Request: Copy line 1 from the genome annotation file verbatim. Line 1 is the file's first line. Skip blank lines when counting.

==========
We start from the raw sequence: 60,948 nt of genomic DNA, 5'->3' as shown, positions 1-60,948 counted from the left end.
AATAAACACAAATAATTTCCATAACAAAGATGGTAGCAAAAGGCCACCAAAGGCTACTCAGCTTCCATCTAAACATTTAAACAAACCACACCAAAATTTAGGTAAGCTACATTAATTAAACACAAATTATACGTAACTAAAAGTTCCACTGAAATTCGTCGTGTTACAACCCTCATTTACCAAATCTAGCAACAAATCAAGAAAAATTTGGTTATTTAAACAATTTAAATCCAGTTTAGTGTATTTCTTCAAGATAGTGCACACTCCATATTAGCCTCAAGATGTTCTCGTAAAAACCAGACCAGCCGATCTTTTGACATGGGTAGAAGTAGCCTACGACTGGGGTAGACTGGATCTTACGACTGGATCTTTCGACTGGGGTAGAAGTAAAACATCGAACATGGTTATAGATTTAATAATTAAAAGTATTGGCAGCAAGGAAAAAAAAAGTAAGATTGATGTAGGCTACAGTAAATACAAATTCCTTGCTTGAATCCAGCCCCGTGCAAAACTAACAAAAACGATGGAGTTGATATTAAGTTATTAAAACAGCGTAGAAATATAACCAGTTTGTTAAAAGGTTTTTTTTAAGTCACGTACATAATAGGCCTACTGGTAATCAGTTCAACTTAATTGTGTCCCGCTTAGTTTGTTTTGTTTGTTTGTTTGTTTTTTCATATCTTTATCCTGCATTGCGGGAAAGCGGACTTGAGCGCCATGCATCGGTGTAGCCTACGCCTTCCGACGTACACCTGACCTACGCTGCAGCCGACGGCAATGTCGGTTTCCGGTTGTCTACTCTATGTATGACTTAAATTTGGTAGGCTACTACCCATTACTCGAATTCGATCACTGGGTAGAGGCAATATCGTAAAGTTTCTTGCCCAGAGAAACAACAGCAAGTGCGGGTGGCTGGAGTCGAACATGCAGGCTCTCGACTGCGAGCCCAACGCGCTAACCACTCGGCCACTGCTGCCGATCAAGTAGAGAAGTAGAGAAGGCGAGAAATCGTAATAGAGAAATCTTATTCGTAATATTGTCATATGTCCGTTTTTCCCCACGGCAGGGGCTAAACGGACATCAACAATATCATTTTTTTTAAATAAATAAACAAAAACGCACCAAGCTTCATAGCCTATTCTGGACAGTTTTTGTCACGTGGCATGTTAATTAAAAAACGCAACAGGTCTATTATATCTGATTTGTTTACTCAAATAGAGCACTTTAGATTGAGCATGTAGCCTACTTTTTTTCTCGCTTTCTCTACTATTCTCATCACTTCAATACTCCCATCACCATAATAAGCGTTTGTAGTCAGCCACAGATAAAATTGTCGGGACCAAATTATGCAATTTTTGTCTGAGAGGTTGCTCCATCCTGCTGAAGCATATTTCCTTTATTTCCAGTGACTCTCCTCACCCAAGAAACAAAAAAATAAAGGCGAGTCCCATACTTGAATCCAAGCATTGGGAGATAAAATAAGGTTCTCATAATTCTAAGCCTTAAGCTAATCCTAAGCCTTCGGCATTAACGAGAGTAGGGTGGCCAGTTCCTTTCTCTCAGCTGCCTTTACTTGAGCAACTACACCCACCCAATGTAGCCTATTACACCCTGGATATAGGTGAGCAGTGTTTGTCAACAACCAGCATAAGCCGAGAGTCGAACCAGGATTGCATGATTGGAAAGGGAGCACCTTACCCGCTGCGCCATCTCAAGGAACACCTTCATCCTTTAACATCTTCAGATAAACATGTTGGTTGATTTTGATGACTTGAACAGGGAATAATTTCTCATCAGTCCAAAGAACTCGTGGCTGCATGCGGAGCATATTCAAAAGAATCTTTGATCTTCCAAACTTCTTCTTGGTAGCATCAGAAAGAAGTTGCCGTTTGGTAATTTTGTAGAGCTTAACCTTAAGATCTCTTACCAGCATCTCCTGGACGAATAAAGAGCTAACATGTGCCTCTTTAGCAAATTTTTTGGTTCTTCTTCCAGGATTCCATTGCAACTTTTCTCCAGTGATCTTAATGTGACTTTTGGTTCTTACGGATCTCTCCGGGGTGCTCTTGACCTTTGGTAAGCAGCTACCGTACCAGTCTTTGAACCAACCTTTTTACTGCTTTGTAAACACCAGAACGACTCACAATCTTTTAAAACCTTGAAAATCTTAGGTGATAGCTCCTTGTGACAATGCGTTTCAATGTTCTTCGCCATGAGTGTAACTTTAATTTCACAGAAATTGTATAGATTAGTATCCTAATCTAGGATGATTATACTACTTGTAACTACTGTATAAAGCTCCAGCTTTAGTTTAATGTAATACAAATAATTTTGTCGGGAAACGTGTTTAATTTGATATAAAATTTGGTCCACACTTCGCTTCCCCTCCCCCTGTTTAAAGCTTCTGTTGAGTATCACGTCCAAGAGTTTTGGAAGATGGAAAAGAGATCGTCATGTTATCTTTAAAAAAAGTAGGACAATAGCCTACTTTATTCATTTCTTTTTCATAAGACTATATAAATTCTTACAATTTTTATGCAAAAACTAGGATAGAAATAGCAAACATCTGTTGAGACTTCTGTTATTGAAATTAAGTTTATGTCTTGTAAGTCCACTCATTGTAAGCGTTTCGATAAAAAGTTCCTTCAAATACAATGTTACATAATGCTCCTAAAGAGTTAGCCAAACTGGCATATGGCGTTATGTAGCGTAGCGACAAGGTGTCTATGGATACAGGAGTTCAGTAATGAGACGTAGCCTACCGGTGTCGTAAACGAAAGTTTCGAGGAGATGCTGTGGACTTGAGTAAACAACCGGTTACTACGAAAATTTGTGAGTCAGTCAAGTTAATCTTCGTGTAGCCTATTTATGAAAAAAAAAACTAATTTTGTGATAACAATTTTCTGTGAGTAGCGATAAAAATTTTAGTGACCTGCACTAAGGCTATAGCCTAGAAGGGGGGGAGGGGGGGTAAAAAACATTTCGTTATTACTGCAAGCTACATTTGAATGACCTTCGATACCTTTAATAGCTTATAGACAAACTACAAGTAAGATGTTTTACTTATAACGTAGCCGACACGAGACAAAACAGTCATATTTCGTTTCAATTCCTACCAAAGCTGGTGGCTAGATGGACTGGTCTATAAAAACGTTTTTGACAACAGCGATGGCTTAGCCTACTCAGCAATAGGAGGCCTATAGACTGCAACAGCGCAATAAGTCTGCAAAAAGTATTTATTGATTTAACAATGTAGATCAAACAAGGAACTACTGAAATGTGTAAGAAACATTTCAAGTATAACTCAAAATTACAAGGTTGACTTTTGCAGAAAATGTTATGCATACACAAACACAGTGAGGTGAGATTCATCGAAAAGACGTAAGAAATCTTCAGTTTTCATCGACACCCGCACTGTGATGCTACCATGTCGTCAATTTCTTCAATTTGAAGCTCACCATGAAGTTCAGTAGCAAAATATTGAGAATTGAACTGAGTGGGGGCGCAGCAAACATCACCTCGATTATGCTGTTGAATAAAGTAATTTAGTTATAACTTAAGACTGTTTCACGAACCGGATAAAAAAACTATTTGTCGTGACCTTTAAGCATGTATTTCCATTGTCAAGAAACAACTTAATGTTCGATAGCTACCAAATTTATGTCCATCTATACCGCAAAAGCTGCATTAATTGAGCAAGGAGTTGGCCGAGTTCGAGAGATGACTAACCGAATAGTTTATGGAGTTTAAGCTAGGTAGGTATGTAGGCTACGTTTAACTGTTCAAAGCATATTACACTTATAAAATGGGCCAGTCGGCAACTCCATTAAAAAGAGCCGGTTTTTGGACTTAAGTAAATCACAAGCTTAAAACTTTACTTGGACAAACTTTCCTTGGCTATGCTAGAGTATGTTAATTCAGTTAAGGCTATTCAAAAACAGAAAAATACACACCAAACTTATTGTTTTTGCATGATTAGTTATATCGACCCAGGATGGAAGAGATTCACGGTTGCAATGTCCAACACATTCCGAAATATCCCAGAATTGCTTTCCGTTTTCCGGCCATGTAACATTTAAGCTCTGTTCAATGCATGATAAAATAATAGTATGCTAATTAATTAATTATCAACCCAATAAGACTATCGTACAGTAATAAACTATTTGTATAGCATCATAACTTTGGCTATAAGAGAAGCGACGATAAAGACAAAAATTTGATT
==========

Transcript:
We start from the raw sequence: 60,948 nt of genomic DNA, 5'->3' as shown, positions 1-60,948 counted from the left end.